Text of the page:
f a i t h * i n * f i c t i o n: The Choice Is Yours: Selecting a POV for Your Novel (Part 7 of series)

f a i t h * i n * f i c t i o n

Friday, March 05, 2004

The Choice Is Yours: Selecting a POV for Your Novel (Part 7 of series)

There’s a very simple way to choose your POV for your new novel or short story. Take your pen (or open a new page in Word) and write your first sentence. Now write another. Write a third. If by this point you don’t know what POV you’re writing in, well I’m not sure I can help you.

Is that the best point-of-view to choose? Now that’s a dog of a different breed entirely. Let’s look at the five points-of-view and discuss some optimal narrative circumstances for choosing them and some problems you may encounter in your choice.

We’ll start with the easiest ones.

Second-Person Point-of-View — I can’t think of too many rational reasons for selecting this. It’s cumbersome and unnatural to read. It draws a lot of attention to itself. Still, if you’ve got a story that you need your reader to really participate in, this is your option. You better have a darn good explanation though.

Third-Person Objective — Likewise, this is almost an impossible point-of-view in which to tell a novel. You risk your story being flat and emotionless as we stay always on the surface. Maybe, though, that’s what you want. If you’re using multiple narrators in a book, one of them might be objective (or close to it). It’d certainly distinguish itself as a voice.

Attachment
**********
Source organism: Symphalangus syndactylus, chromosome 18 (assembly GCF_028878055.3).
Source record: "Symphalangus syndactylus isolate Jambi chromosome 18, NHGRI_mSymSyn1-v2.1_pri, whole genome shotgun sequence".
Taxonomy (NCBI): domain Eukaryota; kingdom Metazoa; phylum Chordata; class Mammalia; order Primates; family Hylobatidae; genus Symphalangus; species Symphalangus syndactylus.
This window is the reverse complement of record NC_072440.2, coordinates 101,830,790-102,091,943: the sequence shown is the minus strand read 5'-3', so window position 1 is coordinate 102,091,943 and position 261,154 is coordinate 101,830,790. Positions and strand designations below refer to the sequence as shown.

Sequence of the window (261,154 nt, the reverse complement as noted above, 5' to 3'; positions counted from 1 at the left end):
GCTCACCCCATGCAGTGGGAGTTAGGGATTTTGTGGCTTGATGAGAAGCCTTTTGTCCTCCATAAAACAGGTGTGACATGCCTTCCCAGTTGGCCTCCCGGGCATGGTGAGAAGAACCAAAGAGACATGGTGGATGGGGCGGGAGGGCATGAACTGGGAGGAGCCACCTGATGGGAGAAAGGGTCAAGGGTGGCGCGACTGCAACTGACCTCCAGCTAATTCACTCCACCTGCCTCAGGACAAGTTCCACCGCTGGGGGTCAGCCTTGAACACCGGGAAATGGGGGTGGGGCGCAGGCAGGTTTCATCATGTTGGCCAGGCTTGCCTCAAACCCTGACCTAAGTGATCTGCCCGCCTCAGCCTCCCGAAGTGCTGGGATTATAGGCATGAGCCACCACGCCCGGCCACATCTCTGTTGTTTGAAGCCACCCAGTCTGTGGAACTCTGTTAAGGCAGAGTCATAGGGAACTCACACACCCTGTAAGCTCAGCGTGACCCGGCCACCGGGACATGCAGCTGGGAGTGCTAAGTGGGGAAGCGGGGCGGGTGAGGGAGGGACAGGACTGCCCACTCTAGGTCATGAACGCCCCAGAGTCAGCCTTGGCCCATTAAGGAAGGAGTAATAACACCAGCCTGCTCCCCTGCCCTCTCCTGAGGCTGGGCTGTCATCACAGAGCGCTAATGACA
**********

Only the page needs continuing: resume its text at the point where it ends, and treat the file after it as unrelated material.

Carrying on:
Now for the others:

Third-Person Omniscient — Well done, this is a masterful storytelling tool. This works best for large, sprawling tales in which ideas and action and plot are as important as characterization. It’s also good for covering stories that take place over a long period of time. Think epic and wide-ranging.

Another reason to choose this POV is to impose an authorial presence on the novel. You want readers to always be aware that they are reading a “story.” Two concerns: this is often distracting to readers who don’t like the authorial interruptions, and it often undermines the importance of the greater story being told.

Overall, omniscience has a few trouble spots. There is a tendency to stay too removed and to simply “tell” everything rather than allowing any “showing” whatsoever. As well, readers may remain distanced from characters if too much of the narrative remains in the “omniscient” voice.

First-Person — I think this acts like the default point-of-view for writers who are just beginning. It’s easy, in general, to write in the first person. It’s easy to create a voice in the first person, even if it’s just our own voice put into a character’s mouth. None of these things are bad, per se, but ease is a bad way to choose point-of-view.

There are three questions to ask yourself before starting a first-person book:
1. Where is my narrator speaking from? — Remember Scout, looking back on her life as an adult? You need to place your narrator in time. Is it right after the events of the story happened so they’re unreliable? Long after, so they’ve gained perspective?